Where is the Digital Oilfield, and What Does It Look Like?

Where is the Digital Oilfield, and What Does It Look Like?

What springs to mind when you think of a digital oilfield? Maybe a dedicated physical location somewhere? Some kind of control room or building filled with screens and technology? It’s tough to visualize the digital oilfield because it’s not so much a destination or place as much as it is a process. So, in this sense, maybe the digital oilfield may not look much different. However, if you look closely you can see the digital oilfield elements starting to pop up everywhere from company headquarters to well sites. 

Here’s what to look for:

There are three main components of the digital oilfield. Firstly, there is the electronic equipment that serves as the basis for data collection—devices like sensors, cameras, and microcontrollers for monitoring remote systems in real-time. Secondly, there are the physical networks. Although many networks in a digital oilfield are wireless, they still require hardware to transmit high bandwidth data. Thirdly is the software. Managing and processing huge amounts of data requires special cloud solutions and applications to handle the workflows and analytics. So, the digital oilfield is an all-around energy company operations. How do these components come together, and what kind of outcomes do they produce? The big three ways the digital oilfield is emerging are in artificial intelligence (AI), automation, and the industrial internet of things (IIoT).


Artificial Intelligence (AI) in the energy sector depends on data science efforts to extract and evaluate information from many different parts of the business. Through machine learning, AI can analyze numbers independently to make decisions. These AI-led interpretations may come in the form of predicting risks from fault patterns, calculating drilling torque, or detecting malfunctioning pipelines.


Oil and gas automation aims to increase productivity by delegating mundane, repetitive tasks to machines, jobs like pipe handling, and pressure drilling. Removing skilled labor from these jobs frees experts to apply their knowledge to more complex, analytical tasks. Because of the increase in data to be evaluated this type of collaborative, critical-minded work will become more important and more common in the digital oilfield.


IIoT oil and gas applications are a final example of the way the digital oilfield manifests itself. Operational efficiency and risk management can be greatly improved through online devices like GPS technology, oil and gas video surveillance, and RFID detection. With oil and gas industry asset management now online, operational processes like measuring oil pressure, tracking deliveries, and detecting leaks can be done remotely, in real-time.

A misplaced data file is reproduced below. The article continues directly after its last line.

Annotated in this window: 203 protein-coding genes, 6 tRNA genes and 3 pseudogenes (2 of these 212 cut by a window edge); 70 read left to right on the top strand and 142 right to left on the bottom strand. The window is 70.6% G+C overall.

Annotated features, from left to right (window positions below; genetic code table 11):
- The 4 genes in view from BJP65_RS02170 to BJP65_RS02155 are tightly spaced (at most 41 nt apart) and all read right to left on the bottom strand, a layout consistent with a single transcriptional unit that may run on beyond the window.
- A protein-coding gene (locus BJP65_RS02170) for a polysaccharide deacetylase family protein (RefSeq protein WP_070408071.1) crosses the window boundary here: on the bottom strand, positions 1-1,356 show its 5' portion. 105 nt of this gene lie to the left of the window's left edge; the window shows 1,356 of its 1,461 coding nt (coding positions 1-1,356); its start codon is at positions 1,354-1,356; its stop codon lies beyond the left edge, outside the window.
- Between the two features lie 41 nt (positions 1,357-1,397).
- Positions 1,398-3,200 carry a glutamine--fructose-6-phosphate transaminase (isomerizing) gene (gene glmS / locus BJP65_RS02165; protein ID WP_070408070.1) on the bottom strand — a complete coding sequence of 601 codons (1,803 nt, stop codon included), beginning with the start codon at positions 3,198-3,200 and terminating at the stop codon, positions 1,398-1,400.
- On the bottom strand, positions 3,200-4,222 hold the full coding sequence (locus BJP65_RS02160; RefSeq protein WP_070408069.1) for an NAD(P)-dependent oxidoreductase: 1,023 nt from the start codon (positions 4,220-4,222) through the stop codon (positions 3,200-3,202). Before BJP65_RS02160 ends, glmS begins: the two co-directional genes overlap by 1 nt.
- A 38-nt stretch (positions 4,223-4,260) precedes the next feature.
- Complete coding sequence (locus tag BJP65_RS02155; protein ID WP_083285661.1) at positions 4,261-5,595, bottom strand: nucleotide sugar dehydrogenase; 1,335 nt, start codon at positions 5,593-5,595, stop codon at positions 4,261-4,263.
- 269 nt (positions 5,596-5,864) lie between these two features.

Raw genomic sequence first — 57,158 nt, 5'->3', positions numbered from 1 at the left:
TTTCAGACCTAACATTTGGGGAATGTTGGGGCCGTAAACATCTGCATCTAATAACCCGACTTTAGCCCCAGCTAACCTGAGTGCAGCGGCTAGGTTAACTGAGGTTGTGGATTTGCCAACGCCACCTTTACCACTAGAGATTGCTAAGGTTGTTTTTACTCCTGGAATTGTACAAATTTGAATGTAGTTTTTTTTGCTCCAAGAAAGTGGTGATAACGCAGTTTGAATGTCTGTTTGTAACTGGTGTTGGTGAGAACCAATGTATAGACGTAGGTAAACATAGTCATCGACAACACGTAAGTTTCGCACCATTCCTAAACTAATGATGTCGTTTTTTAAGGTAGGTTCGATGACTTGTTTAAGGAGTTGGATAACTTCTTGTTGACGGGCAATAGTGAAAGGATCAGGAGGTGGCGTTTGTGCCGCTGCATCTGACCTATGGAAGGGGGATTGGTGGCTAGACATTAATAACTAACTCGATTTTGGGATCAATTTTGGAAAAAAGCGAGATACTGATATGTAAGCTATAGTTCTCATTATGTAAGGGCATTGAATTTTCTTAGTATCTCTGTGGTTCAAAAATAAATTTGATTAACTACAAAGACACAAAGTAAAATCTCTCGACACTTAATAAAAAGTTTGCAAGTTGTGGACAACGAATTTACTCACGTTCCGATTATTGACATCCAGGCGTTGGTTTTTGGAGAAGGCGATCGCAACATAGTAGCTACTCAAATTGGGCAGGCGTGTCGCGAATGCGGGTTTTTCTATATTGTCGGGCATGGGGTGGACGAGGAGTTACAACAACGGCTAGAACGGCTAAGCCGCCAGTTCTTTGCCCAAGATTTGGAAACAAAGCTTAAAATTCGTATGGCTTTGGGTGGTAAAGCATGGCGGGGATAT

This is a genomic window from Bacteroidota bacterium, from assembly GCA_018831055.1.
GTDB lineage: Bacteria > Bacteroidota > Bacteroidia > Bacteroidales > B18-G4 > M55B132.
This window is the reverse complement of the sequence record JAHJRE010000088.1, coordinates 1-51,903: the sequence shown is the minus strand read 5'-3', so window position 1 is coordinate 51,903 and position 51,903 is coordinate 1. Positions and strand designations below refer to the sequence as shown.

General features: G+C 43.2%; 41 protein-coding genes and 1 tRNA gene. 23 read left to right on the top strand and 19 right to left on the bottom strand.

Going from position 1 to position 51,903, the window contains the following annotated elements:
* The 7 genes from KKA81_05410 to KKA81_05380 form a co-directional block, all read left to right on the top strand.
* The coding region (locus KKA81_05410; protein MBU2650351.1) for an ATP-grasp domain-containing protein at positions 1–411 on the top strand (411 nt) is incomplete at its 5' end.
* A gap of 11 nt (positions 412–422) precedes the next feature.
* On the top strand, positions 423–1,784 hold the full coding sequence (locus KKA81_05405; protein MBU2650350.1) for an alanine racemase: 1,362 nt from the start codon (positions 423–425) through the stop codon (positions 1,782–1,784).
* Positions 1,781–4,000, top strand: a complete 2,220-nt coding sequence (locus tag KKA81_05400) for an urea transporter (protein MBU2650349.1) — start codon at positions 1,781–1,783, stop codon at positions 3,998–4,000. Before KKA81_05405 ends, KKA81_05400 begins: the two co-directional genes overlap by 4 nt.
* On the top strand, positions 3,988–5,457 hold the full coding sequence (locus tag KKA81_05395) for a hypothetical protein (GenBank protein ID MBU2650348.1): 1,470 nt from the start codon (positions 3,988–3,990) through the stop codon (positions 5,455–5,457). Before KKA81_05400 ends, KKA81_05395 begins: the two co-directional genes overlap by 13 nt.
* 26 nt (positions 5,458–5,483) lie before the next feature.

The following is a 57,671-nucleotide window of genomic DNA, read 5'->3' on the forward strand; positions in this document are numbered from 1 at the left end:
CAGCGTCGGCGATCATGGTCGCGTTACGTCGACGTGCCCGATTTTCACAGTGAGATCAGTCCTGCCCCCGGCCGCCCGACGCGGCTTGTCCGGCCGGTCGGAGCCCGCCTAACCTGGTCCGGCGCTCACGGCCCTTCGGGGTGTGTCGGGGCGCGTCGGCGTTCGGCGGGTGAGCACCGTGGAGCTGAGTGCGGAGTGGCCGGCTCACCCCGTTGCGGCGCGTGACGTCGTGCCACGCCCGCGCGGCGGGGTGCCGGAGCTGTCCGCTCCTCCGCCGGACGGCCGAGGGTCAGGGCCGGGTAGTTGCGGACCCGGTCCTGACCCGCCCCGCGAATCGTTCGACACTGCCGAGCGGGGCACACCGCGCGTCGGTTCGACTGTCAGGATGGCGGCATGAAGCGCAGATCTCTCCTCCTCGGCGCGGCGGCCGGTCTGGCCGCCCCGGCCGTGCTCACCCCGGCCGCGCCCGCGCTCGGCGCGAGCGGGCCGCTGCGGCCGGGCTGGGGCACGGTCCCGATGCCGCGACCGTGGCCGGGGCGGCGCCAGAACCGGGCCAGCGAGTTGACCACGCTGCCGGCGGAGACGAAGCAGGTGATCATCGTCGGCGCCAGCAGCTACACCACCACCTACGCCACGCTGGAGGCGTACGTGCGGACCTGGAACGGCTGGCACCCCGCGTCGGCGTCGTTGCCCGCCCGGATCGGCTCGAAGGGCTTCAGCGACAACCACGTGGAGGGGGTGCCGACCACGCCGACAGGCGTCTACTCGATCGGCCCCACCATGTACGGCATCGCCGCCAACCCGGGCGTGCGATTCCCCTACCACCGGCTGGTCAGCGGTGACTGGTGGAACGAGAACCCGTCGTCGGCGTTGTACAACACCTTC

So, these are what the components of the digital oilfield look like, and the processes they assemble to create. But what are the results? Can you see the digital oilfield by looking at the end product? The obvious goals and optimizing production and increasing operational efficiency. But are there other, finer-grained outcomes where you can see the digital oilfield at work?

First of all, the digital oilfield enables heightened communication and enhanced collaboration across and within teams. With tools like cloud-based productivity apps and PTT oil and gas companies can incorporate data across departments and sites quickly and easily.

Secondly, oil and gas organizations will produce improved environmental outcomes. The more effective field operations and AI-powered intelligence of the digital oilfield results in environmental compliance that is more easily achieved.

Thirdly, oil and gas safety and health measures are improved through digital oilfield initiatives. Wearable tech like biosensors can monitor worker safety, and situations, where a worker may be at risk, will be reduced in the first place through fewer site visits and data-enabled safety protocols.

So, what does the digital oilfield look like? From its components, processes, and outcomes we can see that the digital oilfield is not just all around, its here to stay. To learn more about how Redline’s connectivity solutions support digital oilfield solutions, click here for our ebook.